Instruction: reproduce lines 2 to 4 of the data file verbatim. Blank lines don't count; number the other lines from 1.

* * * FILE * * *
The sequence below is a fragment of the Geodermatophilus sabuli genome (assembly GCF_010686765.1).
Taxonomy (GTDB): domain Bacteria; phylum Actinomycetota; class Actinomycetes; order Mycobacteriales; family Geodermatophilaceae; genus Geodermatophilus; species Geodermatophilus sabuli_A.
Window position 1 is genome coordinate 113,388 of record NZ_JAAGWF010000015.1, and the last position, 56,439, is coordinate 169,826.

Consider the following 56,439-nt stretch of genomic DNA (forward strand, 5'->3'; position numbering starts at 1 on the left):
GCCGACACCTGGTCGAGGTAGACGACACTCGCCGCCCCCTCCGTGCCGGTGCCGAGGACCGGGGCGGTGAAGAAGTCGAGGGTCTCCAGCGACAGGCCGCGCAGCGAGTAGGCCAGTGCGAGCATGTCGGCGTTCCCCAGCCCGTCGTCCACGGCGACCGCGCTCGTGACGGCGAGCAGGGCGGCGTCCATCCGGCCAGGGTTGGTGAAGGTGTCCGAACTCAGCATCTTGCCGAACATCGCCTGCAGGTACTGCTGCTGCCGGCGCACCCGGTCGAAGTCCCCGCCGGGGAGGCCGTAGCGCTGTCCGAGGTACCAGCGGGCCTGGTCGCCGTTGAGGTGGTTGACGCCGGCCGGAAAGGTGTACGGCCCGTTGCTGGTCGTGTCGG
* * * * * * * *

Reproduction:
Taxonomy (GTDB): domain Bacteria; phylum Actinomycetota; class Actinomycetes; order Mycobacteriales; family Geodermatophilaceae; genus Geodermatophilus; species Geodermatophilus sabuli_A.
Window position 1 is genome coordinate 113,388 of record NZ_JAAGWF010000015.1, and the last position, 56,439, is coordinate 169,826.

Consider the following 56,439-nt stretch of genomic DNA (forward strand, 5'->3'; position numbering starts at 1 on the left):